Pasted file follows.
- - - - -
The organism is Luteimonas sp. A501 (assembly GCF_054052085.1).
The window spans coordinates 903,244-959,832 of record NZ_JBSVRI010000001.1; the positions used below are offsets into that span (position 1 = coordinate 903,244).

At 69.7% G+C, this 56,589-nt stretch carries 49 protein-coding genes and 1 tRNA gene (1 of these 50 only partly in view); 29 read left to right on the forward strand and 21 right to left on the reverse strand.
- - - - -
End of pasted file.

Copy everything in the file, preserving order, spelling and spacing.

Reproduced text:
The organism is Luteimonas sp. A501 (assembly GCF_054052085.1).
The window spans coordinates 903,244-959,832 of record NZ_JBSVRI010000001.1; the positions used below are offsets into that span (position 1 = coordinate 903,244).

At 69.7% G+C, this 56,589-nt stretch carries 49 protein-coding genes and 1 tRNA gene (1 of these 50 only partly in view); 29 read left to right on the forward strand and 21 right to left on the reverse strand.